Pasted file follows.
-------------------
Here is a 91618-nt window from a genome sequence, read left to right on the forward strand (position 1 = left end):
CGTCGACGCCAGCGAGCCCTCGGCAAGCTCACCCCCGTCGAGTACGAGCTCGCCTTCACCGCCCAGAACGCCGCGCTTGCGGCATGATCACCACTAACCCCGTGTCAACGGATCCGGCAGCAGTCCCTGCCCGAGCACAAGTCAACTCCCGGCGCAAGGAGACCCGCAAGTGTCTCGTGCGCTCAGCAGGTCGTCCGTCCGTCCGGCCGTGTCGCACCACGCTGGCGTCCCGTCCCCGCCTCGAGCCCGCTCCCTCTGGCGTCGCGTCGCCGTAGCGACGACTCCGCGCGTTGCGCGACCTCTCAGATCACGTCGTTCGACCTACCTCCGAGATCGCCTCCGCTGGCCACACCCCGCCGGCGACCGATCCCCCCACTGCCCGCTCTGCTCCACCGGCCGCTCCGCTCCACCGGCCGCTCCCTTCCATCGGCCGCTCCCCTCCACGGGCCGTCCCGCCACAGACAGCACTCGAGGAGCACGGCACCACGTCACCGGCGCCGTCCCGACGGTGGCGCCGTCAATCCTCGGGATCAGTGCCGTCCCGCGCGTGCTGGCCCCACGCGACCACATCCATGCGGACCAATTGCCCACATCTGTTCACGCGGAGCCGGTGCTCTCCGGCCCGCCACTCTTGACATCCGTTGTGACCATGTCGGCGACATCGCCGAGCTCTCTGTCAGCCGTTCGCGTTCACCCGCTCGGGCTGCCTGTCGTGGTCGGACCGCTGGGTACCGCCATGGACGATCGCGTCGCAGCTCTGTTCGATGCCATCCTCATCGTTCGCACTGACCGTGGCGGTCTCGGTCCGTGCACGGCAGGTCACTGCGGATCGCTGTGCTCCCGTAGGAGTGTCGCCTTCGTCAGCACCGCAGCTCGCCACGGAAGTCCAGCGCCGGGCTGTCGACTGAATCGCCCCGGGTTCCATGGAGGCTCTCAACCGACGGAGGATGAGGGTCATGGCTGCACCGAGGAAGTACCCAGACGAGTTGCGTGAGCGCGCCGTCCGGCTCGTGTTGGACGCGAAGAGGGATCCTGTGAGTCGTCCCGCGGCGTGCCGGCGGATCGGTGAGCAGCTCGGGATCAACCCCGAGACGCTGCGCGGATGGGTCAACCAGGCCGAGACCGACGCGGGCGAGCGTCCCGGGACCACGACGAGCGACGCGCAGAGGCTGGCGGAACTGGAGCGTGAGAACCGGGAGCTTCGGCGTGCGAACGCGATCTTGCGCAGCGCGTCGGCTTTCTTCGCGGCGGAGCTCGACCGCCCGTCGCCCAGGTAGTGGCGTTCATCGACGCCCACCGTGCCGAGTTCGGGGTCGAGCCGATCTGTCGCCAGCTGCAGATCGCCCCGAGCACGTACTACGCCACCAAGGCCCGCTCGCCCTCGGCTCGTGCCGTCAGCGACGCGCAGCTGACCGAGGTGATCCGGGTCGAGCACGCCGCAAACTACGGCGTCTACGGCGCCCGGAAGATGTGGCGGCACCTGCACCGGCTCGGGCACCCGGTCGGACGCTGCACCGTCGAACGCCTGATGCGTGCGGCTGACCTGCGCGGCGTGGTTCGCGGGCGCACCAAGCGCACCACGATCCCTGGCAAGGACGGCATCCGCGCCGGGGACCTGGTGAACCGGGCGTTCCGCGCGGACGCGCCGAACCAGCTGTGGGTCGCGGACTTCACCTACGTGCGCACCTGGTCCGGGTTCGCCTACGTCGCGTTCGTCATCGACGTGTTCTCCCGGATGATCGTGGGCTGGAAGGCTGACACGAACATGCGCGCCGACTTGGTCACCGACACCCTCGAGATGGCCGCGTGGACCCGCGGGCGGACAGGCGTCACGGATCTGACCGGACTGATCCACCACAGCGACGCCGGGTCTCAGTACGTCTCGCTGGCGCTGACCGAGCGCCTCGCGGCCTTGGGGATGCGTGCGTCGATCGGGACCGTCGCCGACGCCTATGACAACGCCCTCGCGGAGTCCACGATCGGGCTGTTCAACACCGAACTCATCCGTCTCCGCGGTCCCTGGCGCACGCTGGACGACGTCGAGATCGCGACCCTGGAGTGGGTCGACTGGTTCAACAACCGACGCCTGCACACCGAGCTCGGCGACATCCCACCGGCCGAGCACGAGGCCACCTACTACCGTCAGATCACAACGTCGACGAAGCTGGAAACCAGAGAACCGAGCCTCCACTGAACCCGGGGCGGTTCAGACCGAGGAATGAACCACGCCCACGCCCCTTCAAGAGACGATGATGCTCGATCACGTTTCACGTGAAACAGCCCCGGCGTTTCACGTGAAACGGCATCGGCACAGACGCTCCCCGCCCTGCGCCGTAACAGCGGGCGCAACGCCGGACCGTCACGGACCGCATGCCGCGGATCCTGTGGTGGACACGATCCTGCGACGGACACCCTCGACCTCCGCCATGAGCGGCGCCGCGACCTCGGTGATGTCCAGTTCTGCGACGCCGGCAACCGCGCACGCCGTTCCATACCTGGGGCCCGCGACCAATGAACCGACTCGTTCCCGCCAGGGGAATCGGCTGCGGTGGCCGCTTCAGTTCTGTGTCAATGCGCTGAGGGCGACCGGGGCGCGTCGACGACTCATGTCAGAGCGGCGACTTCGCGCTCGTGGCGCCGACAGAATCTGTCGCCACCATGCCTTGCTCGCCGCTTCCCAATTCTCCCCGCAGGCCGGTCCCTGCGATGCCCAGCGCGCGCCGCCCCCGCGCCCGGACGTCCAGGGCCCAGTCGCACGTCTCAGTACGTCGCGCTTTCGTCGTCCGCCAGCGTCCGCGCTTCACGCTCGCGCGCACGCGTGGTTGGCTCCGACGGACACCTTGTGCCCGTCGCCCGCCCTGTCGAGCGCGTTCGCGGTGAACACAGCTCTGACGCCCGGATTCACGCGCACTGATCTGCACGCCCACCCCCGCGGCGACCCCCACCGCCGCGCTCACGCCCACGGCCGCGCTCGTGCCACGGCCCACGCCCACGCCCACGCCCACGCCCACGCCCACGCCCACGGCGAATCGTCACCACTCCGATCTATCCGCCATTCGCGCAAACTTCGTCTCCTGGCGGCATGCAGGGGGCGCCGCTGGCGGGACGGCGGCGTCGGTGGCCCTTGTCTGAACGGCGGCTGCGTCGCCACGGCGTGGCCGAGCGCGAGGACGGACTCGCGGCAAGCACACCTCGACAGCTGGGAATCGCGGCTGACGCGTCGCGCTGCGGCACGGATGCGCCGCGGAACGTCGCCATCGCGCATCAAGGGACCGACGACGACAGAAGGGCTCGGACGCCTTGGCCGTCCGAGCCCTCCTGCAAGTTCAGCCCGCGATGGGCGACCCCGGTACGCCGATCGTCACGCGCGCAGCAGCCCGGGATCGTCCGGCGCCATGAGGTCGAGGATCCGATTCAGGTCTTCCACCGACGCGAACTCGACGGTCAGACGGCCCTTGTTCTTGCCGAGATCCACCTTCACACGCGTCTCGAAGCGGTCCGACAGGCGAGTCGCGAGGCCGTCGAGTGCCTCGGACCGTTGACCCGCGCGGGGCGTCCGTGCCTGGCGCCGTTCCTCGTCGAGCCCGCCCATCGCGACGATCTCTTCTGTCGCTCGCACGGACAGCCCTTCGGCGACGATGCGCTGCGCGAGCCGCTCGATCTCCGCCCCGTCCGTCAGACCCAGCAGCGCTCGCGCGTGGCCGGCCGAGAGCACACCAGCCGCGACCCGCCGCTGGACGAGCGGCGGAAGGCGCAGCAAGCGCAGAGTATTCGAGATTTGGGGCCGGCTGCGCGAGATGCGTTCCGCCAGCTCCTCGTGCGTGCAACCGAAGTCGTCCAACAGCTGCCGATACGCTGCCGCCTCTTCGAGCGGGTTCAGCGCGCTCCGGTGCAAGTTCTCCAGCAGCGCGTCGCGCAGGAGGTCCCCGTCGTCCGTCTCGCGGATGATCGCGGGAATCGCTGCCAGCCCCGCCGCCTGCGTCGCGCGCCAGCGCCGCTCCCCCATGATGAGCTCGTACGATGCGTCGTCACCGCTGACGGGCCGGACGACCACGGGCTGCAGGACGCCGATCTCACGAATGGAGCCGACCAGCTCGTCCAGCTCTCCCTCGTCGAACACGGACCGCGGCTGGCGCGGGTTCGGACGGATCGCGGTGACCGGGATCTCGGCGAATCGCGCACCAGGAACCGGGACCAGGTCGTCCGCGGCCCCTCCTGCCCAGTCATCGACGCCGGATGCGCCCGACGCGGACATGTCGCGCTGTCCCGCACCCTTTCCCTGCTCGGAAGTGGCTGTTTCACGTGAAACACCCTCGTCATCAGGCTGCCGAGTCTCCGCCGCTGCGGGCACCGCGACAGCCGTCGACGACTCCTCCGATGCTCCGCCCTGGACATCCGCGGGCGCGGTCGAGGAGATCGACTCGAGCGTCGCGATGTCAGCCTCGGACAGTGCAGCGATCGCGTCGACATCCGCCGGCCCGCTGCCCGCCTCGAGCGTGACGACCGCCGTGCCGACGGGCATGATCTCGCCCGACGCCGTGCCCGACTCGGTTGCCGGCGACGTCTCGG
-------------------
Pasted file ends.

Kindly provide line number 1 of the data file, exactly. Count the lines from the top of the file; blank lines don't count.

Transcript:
Here is a 91618-nt window from a genome sequence, read left to right on the forward strand (position 1 = left end):